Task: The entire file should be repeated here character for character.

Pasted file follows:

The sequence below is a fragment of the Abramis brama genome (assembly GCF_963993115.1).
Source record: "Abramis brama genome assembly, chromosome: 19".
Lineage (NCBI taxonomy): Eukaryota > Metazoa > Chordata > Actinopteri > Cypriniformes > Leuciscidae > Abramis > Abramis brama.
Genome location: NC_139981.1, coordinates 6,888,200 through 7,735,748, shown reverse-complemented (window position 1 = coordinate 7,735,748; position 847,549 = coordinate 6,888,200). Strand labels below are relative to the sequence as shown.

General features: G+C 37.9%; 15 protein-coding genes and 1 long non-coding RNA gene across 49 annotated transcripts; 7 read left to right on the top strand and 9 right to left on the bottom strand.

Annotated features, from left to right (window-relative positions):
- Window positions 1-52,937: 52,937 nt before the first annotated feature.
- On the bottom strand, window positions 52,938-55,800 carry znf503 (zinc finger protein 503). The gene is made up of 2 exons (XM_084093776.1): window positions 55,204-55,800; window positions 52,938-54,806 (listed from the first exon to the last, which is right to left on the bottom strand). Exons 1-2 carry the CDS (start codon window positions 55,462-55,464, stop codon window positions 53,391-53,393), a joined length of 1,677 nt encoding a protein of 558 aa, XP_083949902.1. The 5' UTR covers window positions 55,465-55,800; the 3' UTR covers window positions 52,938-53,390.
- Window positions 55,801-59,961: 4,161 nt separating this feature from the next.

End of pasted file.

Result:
The sequence below is a fragment of the Abramis brama genome (assembly GCF_963993115.1).
Source record: "Abramis brama genome assembly, chromosome: 19".
Lineage (NCBI taxonomy): Eukaryota > Metazoa > Chordata > Actinopteri > Cypriniformes > Leuciscidae > Abramis > Abramis brama.
Genome location: NC_139981.1, coordinates 6,888,200 through 7,735,748, shown reverse-complemented (window position 1 = coordinate 7,735,748; position 847,549 = coordinate 6,888,200). Strand labels below are relative to the sequence as shown.

General features: G+C 37.9%; 15 protein-coding genes and 1 long non-coding RNA gene across 49 annotated transcripts; 7 read left to right on the top strand and 9 right to left on the bottom strand.

Annotated features, from left to right (window-relative positions):
- Window positions 1-52,937: 52,937 nt before the first annotated feature.
- On the bottom strand, window positions 52,938-55,800 carry znf503 (zinc finger protein 503). The gene is made up of 2 exons (XM_084093776.1): window positions 55,204-55,800; window positions 52,938-54,806 (listed from the first exon to the last, which is right to left on the bottom strand). Exons 1-2 carry the CDS (start codon window positions 55,462-55,464, stop codon window positions 53,391-53,393), a joined length of 1,677 nt encoding a protein of 558 aa, XP_083949902.1. The 5' UTR covers window positions 55,465-55,800; the 3' UTR covers window positions 52,938-53,390.
- Window positions 55,801-59,961: 4,161 nt separating this feature from the next.